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What is Git cherry-picking? | Opensource.com
What is Git cherry-picking?
Learn the what, why, and how of the git cherry-pick command.
Whenever you're working with a group of programmers on a project, whether small or large, handling changes between multiple Git branches can become difficult. Sometimes, instead of combining an entire Git branch into a different one, you want to select and move a couple of specific commits. This procedure is known as "cherry-picking."
This article will cover the what, why, and how of cherry-picking.
So let's start.
What is cherry-pick?
cherry-pick command, Git lets you incorporate selected individual commits from any branch into your current Git HEAD branch.
When performing a
git merge or
git rebase, all the commits from a branch are combined. The
cherry-pick command allows you to select individual commits for integration.
Benefits of cherry-pickThe following situation might make it easier to comprehend the way cherry-picking functions.
Imagine you are implementing new features for your upcoming weekly sprint. When your code is ready, you will push it into the remote branch, ready for testing.
However, the customer is not delighted with all of the modifications and requests that you present only certain ones. Because the client hasn't approved all changes for the next launch,
git rebase wouldn't create the desired results. Why? Because
git rebase or
git merge will incorporate every adjustment from the last sprint.
Cherry-picking is the answer! Because it focuses only on the changes added in the commit, cherry-picking brings in only the approved changes without adding other commits.
There are several other reasons to use cherry-picking:
- It is essential for bug fixing because bugs are set in the development branch using their commits.
- You can avoid unnecessary battles by using
git cherry-pickinstead of other options that apply changes in the specified commits, e.g.,
- It is a useful tool if a full branch unite is impossible because of incompatible versions in the various Git branches.
Using the cherry-pick command
cherry-pick command's simplest form, you can just use the SHA identifier for the commit you want to integrate into your current HEAD branch.
To get the commit hash, you can use the
git log command:
$ git log --oneline
Once you know the commit hash, you can use the
The syntax is:
$ git cherry-pick <commit sha>
$ git cherry-pick 65be1e5
This will dedicate the specified change to your currently checked-out branch.
If you'd like to make further modifications, you can also instruct Git to add commit changes to your working copy.
The syntax is:
$ git cherry-pick <commit sha> --no-commit
$ git cherry-pick 65be1e5 --no-commit
If you would like to select more than one commit simultaneously, add their commit hashes separated by a space:
$ git cherry-pick hash1 hash3
When cherry-picking commits, you can't use the
git pull command because it fetches and automatically merges commits from one repository into another. The
cherry-pick command is a tool you use to specifically not do that; instead, use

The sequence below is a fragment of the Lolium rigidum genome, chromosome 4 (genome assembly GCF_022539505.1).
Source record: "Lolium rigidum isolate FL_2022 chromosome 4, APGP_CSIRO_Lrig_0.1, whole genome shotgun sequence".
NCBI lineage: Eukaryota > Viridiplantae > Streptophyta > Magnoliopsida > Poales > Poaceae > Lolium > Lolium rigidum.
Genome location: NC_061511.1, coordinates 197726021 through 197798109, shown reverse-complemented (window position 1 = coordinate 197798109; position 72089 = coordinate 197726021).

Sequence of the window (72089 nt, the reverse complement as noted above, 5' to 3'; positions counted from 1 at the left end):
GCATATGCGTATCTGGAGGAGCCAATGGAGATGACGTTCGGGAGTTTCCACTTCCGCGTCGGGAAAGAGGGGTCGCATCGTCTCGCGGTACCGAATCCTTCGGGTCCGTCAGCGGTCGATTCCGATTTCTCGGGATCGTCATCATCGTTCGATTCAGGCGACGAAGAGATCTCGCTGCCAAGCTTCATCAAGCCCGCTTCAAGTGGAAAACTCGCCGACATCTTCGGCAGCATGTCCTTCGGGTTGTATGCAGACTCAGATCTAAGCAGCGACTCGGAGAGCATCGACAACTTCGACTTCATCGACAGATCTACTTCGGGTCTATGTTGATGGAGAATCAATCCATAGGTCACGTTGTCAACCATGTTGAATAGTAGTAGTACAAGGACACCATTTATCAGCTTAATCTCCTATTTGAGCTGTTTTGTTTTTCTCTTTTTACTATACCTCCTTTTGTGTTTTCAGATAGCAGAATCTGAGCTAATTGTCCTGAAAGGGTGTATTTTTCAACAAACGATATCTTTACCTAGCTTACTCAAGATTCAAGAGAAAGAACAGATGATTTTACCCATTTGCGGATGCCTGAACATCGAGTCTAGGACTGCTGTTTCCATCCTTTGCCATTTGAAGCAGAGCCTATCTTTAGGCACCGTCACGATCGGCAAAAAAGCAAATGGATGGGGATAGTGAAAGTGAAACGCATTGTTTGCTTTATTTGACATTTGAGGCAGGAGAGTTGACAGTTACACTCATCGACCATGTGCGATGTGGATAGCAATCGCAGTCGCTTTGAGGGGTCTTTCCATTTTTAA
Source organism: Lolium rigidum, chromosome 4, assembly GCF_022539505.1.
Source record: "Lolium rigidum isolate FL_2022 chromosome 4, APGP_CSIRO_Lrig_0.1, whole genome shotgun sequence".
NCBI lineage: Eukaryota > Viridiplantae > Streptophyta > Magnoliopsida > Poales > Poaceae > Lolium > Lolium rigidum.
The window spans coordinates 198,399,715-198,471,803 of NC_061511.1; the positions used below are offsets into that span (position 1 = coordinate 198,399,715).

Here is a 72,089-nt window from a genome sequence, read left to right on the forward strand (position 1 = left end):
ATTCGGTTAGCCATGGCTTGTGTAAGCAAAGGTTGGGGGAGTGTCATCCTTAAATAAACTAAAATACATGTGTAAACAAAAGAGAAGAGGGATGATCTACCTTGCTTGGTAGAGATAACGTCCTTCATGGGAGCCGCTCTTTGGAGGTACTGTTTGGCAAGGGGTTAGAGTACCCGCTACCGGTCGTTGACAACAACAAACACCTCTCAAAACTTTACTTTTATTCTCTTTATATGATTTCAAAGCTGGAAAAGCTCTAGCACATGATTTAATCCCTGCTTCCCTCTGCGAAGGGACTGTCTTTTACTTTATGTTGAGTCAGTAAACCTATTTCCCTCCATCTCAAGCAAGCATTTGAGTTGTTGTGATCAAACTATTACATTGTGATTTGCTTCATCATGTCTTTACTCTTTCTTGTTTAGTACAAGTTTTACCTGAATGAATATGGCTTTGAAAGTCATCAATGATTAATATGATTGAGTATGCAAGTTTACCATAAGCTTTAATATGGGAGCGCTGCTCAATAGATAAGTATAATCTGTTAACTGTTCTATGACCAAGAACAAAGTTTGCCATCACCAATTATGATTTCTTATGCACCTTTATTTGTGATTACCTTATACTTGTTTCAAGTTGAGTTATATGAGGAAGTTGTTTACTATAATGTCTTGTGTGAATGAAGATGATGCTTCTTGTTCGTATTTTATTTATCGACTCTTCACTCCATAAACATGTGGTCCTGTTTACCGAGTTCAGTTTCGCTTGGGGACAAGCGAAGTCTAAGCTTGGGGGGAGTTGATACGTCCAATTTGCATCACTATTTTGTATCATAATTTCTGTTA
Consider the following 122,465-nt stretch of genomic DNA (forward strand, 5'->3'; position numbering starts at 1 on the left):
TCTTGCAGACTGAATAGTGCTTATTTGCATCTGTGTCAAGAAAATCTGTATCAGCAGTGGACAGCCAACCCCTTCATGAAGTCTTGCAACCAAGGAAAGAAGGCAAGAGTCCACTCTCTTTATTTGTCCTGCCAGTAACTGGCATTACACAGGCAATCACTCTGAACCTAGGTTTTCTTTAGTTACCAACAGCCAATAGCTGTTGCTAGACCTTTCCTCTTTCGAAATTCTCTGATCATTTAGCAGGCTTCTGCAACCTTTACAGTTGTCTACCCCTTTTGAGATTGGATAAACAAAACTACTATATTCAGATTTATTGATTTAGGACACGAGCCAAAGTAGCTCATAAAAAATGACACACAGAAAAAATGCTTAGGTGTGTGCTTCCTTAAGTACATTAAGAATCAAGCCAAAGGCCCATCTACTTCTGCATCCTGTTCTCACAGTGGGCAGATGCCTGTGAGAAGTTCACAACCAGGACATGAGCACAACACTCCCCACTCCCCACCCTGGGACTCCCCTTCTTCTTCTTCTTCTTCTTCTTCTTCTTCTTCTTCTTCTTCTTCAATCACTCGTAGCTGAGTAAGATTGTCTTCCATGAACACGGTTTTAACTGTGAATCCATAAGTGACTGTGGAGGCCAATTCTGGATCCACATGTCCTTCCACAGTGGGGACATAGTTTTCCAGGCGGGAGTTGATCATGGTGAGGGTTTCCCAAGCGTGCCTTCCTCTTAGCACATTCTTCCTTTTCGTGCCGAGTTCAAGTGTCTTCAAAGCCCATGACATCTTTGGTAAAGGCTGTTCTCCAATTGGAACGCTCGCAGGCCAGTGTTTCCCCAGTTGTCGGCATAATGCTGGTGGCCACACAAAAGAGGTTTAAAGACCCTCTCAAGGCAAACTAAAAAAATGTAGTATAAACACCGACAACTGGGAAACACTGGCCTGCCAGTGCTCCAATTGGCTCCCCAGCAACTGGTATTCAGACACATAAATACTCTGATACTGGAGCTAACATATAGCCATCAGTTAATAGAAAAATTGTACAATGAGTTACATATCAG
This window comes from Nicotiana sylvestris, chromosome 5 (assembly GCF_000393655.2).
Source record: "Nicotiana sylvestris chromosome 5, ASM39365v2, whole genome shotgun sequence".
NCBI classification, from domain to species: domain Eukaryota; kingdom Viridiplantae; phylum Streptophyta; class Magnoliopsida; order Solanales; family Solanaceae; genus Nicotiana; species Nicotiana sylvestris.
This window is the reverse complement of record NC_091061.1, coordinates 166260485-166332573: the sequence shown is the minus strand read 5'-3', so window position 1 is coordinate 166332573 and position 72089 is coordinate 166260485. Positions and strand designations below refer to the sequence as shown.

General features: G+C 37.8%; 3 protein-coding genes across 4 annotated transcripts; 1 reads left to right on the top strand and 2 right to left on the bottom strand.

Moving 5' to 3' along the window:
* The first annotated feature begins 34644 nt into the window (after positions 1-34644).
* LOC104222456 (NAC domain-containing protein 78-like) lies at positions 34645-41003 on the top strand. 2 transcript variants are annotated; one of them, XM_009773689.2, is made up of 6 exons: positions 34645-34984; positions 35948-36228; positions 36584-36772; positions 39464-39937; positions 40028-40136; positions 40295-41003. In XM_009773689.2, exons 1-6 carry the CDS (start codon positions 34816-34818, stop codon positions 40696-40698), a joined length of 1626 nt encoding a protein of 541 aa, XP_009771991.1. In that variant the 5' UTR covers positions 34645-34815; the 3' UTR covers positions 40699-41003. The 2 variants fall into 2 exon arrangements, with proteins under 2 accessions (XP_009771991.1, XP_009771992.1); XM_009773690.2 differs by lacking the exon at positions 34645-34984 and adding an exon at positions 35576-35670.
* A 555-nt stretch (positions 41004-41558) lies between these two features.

git fetch, which fetches commits but does not apply them. There's no doubt that
git pull is convenient, but it's imprecise.
Try it yourself
To try the process, launch a terminal and generate a sample project:
$ mkdir fruit.git
$ cd fruit.git
$ git init .
Create some data and commit it:
$ echo "Kiwifruit" > fruit.txt
$ git add fruit.txt
$ git commit -m 'First commit'
Now, represent a remote developer by creating a fork of your project:
$ mkdir ~/fruit.fork
$ cd !$
$ echo "Strawberry" >> fruit.txt
$ git add fruit.txt
$ git commit -m 'Added a fruit"
That's a valid commit. Now, create a bad commit to represent something you wouldn't want to merge into your project:
$ echo "Rhubarb" >> fruit.txt
$ git add fruit.txt
$ git commit -m 'Added a vegetable that tastes like a fruit"
Return to your authoritative repo and fetch the commits from your imaginary developer:
$ cd ~/fruit.git
$ git remote add dev ~/fruit.fork
$ git fetch dev
remote: Counting objects: 6, done.
remote: Compressing objects: 100% (2/2), done.
remote: Total 6 (delta 0), reused 0 (delta 0)
Unpacking objects: 100% (6/6), done...
$ git log –oneline dev/master
e858ab2 Added a vegetable that tastes like a fruit
0664292 Added a fruit
b56e0f8 First commit
You've fetched the commits from your imaginary developer, but you haven't merged them into your repository yet. You want to accept the second commit but not the third, so use
$ git cherry-pick 0664292
The second commit is now in your repository:
$ cat fruit.txt
Push your changes to your remote server, and you're done!
Reasons to avoid cherry-picking
Cherry-picking is usually discouraged in the developer community. The primary reason is that it creates duplicate commits, but you also lose the ability to track your commit history.
If you're cherry-picking a lot of commits out of order, those commits will be recorded in your branch, and it might lead to undesirable results in your Git branch.
Cherry-picking is a powerful command that might cause problems if it's used without a proper understanding of what might occur. However, it may save your life (or at least your day job) when you mess up and make commits to the wrong branches.